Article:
Now I’m on a diet, scotch eggs, pork pies, craft cheeses and beers and all manner of other wonderful products are off my agenda for some while.  But that doesn’t stop me cooking good fresh food from raw materials when there is time.  We should all spend a little more time to cook freshly, don’t you think?  It’s better for you and really does taste better.  In fact, it might help to re-educate people to the techniques of cooking that seem to have been largely forgotten these days.

It’s not difficult to put together a decent meal but so many people seem to have forgotten how in the culture shift that sees us microwave TV dinners rather than eating properly.  When I was young dinner was a social event, everyone at the table and talking, quite apart from the food which my mother regarded as a matter of pride.  Perhaps the secret to reacquainting Britons and the joys of eating lies in re-establishing good communications with families and, if you reduce it to core essentials, changing working patterns so people make time to sit and eat as a family.  Our lives are so busy we all eat at different times, which is a great shame.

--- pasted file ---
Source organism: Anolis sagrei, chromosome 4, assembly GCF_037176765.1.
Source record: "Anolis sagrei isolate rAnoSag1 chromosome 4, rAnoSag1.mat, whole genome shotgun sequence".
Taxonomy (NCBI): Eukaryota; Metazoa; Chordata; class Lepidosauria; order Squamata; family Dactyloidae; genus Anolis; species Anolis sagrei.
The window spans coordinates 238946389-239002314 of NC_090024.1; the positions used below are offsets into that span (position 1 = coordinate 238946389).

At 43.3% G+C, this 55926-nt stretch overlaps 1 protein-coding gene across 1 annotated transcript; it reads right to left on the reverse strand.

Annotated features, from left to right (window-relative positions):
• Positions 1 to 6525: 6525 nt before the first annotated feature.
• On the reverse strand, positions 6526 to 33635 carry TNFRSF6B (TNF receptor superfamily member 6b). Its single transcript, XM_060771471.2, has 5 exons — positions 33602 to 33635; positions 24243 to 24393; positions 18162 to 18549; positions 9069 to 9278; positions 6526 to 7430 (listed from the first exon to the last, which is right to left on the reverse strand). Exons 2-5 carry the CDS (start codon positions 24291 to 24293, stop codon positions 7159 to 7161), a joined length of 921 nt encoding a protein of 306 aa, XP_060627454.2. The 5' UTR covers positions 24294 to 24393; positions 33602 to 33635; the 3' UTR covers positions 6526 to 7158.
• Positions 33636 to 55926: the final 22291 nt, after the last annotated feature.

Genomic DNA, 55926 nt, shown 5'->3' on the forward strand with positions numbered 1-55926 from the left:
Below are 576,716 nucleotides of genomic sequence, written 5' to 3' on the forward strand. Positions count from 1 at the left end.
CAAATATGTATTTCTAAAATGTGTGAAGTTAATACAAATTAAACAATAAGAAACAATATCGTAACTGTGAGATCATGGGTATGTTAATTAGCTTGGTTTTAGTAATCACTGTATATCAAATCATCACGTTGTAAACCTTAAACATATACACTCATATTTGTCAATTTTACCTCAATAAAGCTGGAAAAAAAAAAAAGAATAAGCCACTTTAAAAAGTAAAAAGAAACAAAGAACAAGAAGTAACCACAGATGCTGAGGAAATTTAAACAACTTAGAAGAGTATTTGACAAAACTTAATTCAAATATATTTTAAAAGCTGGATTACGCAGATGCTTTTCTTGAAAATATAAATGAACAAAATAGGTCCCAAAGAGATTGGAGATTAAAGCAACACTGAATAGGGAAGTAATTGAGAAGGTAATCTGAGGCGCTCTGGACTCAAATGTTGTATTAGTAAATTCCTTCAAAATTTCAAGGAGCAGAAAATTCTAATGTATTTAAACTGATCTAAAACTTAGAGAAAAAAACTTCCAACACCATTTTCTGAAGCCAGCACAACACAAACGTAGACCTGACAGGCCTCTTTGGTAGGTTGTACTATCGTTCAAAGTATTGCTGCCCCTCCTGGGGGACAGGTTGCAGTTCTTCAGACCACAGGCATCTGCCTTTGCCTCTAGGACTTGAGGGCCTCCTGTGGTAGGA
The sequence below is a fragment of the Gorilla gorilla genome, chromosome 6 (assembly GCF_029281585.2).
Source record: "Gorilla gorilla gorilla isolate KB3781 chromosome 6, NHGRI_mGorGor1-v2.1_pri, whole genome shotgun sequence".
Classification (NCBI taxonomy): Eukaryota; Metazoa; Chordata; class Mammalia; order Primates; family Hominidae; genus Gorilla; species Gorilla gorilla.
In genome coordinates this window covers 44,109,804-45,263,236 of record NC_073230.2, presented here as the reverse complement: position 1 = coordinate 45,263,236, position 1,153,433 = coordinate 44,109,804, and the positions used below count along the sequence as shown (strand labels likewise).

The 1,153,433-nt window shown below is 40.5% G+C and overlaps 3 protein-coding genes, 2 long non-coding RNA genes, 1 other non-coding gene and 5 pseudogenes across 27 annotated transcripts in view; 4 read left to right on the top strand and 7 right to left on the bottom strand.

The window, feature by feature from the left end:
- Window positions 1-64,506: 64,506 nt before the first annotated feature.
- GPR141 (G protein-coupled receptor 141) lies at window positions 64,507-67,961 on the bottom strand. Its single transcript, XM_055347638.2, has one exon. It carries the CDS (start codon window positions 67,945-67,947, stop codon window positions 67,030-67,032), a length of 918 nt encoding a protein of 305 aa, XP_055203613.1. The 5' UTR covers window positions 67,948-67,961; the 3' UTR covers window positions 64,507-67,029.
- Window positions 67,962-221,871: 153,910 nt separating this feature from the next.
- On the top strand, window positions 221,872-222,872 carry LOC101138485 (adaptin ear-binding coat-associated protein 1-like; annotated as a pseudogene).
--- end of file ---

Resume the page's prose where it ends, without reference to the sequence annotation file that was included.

Anyway, that’s enough griping for now.  Can I invite you all to enjoy your food today, and if you have time come round to my place for some proper home-cooked food! 😀

Pause for reflection… (Oct 2010)